PubMed has online Tutorials (http://www.nlm.nih.gov/bsd/disted/pubmed.html) and YouTube tutorials that walk through the steps of a search and explain each PubMed feature and tool so users understand how to conduct a search and the language for how information on the database is indexed. For example, PubMed and MEDLINE use the MeSH (Medical Subject Headings), a controlled vocabulary thesaurus or indexing language, which allows there to be consistency in the key terms assigned to the articles indexed from the 5,600 journals. Each reference is associated with a set of MeSH terms that describe the content of the item.
The MeSH Database can be accessed from the PubMed home page (Figure 1). By opening this browser, a word(s) can be entered in the search box. Although when typing in ‘stannous fluoride’ a pull-down list of other terms appears, do not mistake these for MeSH terms (Figure 2). They are just terms others have typed in.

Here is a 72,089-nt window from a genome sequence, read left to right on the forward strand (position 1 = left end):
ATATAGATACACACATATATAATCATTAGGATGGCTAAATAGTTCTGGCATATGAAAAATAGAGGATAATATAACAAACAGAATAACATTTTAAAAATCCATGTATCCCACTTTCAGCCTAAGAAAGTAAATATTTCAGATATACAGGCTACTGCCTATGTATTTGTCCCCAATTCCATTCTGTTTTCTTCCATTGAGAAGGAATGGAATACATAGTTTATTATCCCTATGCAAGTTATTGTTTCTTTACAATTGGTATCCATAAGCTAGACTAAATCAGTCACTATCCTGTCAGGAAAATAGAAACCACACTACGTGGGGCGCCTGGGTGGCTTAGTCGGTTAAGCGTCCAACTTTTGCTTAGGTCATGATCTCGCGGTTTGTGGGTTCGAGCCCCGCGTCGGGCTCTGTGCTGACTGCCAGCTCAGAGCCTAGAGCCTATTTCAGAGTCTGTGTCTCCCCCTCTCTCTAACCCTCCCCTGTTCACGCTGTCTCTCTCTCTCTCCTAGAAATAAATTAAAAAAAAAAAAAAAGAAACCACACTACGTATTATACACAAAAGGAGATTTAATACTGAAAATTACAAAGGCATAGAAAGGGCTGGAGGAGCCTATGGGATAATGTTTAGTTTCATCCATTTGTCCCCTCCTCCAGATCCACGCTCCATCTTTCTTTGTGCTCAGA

Figure 2. MeSH Database Search Page.
Click on Search and the MeSH indexing term(s) that is/are used appear (Figures 3). Next, click on Tin Fluorides since this appears to be the applicable term. Additional information is displayed related to subheadings, different entry terms, previous indexing and where the term is structured in the hierarchical "MeSH tree" (Figure 4). This is a helpful tool when an original search does not yield enough results. It will often provide additional terms related to a search, which may lead to more relevant information. For example, in searching for evidence on stannous fluoride, type in the term ‘stannous fluoride’ to determine if it is the correct MeSH term.
Figure 3. MeSH Database Search – Stannous Fluoride Results.
Figure 4. Stannous Fluoride / Tin Difluorides Entry Terms and MeSH Categories.
The results from using the MeSH Browser indicate that Tin Fluorides (vs. stannous fluoride) is the MeSH indexing term, however stannous fluoride is an entry term. If there were an inadequate number of citations then according to the MeSH Tree, the search would need to be broadened using the term Fluorides – one level up from Tin Fluorides.
When conducting the same search using the term Sodium Fluoride, the term Sodium Fluoride is identified as the MeSH term. Again, if there were an inadequate number of citations then according to the MeSH Tree, the search would need to be broadened using the term Fluorides – one level up from Sodium Fluoride.